This is my first VCO design. I’ve started out with the Triangular/Square-Wave VCO example in the LM13700 datasheet (https://www.ti.com/lit/ds/symlink/lm13700.pdf), thinking about making a simple triangle/square LFO. But the project kept creeping all over my breadboard, turning into a full-fledged VCO, dual-core at that.
I’ve tried to keep things as simple as possible, cutting as many corners as I could while maintaining good waveforms. In the end it’s not as simple as I’d like it to be, but I did manage to keep it down to 2 OTAs, 2 comparators, 6 opamps, 2 FETs and 4 BJTs. For that you get triangle, variable pulse and rising and falling ramps (because I’ll be using it as a LFO, too, and there’s no way to get deep space proximity alert alarms right without both). Also there’s hard sync on all waveforms. The frequency range is about 0.1Hz to 38kHz, good enough for my old ears.
The triangle core is classic, with the LM311 comparator as the polarity switcher. I didn’t want the slew rate of an opamp here, and I especially didn’t want to fiddle with a discrete BJT Schmitt-trigger. LM311 is pretty mediocre as comparators go, but it has an open emitter output which proved to be very useful.
Tri core up and running, I tried out a couple of tri-to-saw conversion methods and was not satisfied with results. There’s always a connection glitch in the middle, and the slope of the jump from one to the other polarity is so-so. So I added a saw core which is slaved to the tri core. It’s just a cap charged by an OTA and discharged by a FET on every tri cycle.
Since the discharge has a more-or-less constant duration, there is some drop in saw peak-to-peak voltage at high frequencies, >10kHz. The same thing causes “normal” saw cores to go flat at high freq. But since the master core is triangle, this VCO has very good tracking – with some saw amplitude loss as a tradeoff.
The tri-to-pulse circuit also uses the LM311 which despite mediocrity does better switching than an open-loop opamp. The pulses are 0V to +8V, IMO better for LFO triggering and sync than zero-centered pulses. The open emitter output allows it to go down to absolute zero, would not be possible with collector output.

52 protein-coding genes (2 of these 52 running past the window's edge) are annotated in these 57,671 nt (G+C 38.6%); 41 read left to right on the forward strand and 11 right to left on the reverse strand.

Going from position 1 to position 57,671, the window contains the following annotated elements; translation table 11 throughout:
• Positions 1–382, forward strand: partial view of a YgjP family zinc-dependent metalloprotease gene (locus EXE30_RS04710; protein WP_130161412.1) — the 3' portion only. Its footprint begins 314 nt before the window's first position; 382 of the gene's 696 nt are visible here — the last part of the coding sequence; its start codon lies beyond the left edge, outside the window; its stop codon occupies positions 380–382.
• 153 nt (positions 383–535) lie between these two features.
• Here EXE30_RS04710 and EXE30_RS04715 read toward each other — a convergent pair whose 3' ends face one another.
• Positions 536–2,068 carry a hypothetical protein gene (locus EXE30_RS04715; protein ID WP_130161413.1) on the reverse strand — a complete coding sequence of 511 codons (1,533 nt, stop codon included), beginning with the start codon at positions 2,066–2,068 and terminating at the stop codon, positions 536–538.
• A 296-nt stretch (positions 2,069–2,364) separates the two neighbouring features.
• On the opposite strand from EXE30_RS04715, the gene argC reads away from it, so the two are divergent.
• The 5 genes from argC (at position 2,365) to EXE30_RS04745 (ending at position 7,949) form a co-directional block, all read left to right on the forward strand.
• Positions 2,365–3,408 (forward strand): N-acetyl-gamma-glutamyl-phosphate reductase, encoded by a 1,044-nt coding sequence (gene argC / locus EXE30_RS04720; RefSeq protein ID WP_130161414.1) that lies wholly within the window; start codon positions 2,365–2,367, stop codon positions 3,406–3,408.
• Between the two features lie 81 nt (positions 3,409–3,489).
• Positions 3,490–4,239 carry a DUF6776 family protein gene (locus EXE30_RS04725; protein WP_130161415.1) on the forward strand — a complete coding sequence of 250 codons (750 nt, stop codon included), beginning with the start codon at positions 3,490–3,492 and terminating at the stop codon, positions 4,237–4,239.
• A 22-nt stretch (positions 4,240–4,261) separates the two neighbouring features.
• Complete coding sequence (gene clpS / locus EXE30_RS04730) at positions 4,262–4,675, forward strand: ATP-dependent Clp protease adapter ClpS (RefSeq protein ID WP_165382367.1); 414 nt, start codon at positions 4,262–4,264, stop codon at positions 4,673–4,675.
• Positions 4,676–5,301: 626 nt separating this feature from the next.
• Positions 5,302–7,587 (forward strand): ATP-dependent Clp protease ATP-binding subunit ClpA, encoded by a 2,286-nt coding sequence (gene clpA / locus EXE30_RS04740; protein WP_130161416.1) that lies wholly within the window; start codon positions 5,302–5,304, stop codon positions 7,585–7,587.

I took me a long time to get the sync part right. For some convoluted reasons I’ll not go into here it’s not enough to sync only the tri core – the saw also has to get some. But the result is great fat hard saw sync. The synced pulse also sounds great, but it can be hard on the triangle. Tri would benefit from some type of soft sync.
The expo converter is lifted from Tom Henry’s VCO-555 (https://electro-music.com/forum/topic-54623.html), with some minor resistor value mods to account for the +/-12V supply and the fact that it was feeding two OTAs in parallel, so I needed more juice. Also, I’m using a 1.87k +3300ppm tempco resistor instead of 2k +3500 in VCO-555. This is a great circuit that worked perfectly right off the bat, all due credit and respect goes to the author.
Here are 1kHz waveforms on my ancient Hameg:
The waveforms hold up pretty well at higher frequencies, especially triangle. These are 4kHz and 10kHz waveforms. Saw is starting to show the cap discharge time, pulse down-slope starts to bend, but triangle stays true:
Power consumption is 26mA/+12V and 25mA/-12V. Pretty green as VCOs go.
Here’s the finished module – The Red Menace!
There’s some discussion about the project and test audio files at Electro-music.com: https://electro-music.com/forum/viewtopic.php?p=448422#448422
Here’s the schematic PDF: